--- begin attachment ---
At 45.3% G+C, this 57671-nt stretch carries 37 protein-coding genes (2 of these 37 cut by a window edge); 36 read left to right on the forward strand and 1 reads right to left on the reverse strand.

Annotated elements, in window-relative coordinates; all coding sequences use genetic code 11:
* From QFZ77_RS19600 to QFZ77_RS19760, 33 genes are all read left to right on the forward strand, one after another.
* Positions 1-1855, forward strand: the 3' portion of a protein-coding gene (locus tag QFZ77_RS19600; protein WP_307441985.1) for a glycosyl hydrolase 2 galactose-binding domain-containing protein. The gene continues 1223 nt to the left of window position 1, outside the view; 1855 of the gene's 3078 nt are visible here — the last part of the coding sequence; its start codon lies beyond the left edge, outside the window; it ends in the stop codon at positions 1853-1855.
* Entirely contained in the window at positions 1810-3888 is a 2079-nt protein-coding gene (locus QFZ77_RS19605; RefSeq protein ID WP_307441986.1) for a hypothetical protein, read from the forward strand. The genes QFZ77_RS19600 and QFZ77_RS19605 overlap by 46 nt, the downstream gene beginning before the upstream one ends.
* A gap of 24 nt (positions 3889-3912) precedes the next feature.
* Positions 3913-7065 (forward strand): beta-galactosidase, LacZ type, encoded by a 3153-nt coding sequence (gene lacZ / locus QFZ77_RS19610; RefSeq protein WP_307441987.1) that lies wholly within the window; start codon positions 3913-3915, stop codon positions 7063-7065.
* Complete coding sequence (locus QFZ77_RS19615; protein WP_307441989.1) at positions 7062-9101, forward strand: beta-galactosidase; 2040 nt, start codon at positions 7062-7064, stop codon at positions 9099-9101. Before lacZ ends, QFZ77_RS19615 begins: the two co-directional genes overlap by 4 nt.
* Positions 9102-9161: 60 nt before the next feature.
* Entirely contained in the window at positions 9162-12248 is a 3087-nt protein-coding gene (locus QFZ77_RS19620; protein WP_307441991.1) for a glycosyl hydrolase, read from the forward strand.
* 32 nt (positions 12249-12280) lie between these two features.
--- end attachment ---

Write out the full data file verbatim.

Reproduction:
At 45.3% G+C, this 57671-nt stretch carries 37 protein-coding genes (2 of these 37 cut by a window edge); 36 read left to right on the forward strand and 1 reads right to left on the reverse strand.

Annotated elements, in window-relative coordinates; all coding sequences use genetic code 11:
* From QFZ77_RS19600 to QFZ77_RS19760, 33 genes are all read left to right on the forward strand, one after another.
* Positions 1-1855, forward strand: the 3' portion of a protein-coding gene (locus tag QFZ77_RS19600; protein WP_307441985.1) for a glycosyl hydrolase 2 galactose-binding domain-containing protein. The gene continues 1223 nt to the left of window position 1, outside the view; 1855 of the gene's 3078 nt are visible here — the last part of the coding sequence; its start codon lies beyond the left edge, outside the window; it ends in the stop codon at positions 1853-1855.
* Entirely contained in the window at positions 1810-3888 is a 2079-nt protein-coding gene (locus QFZ77_RS19605; RefSeq protein ID WP_307441986.1) for a hypothetical protein, read from the forward strand. The genes QFZ77_RS19600 and QFZ77_RS19605 overlap by 46 nt, the downstream gene beginning before the upstream one ends.
* A gap of 24 nt (positions 3889-3912) precedes the next feature.
* Positions 3913-7065 (forward strand): beta-galactosidase, LacZ type, encoded by a 3153-nt coding sequence (gene lacZ / locus QFZ77_RS19610; RefSeq protein WP_307441987.1) that lies wholly within the window; start codon positions 3913-3915, stop codon positions 7063-7065.
* Complete coding sequence (locus QFZ77_RS19615; protein WP_307441989.1) at positions 7062-9101, forward strand: beta-galactosidase; 2040 nt, start codon at positions 7062-7064, stop codon at positions 9099-9101. Before lacZ ends, QFZ77_RS19615 begins: the two co-directional genes overlap by 4 nt.
* Positions 9102-9161: 60 nt before the next feature.
* Entirely contained in the window at positions 9162-12248 is a 3087-nt protein-coding gene (locus QFZ77_RS19620; protein WP_307441991.1) for a glycosyl hydrolase, read from the forward strand.
* 32 nt (positions 12249-12280) lie between these two features.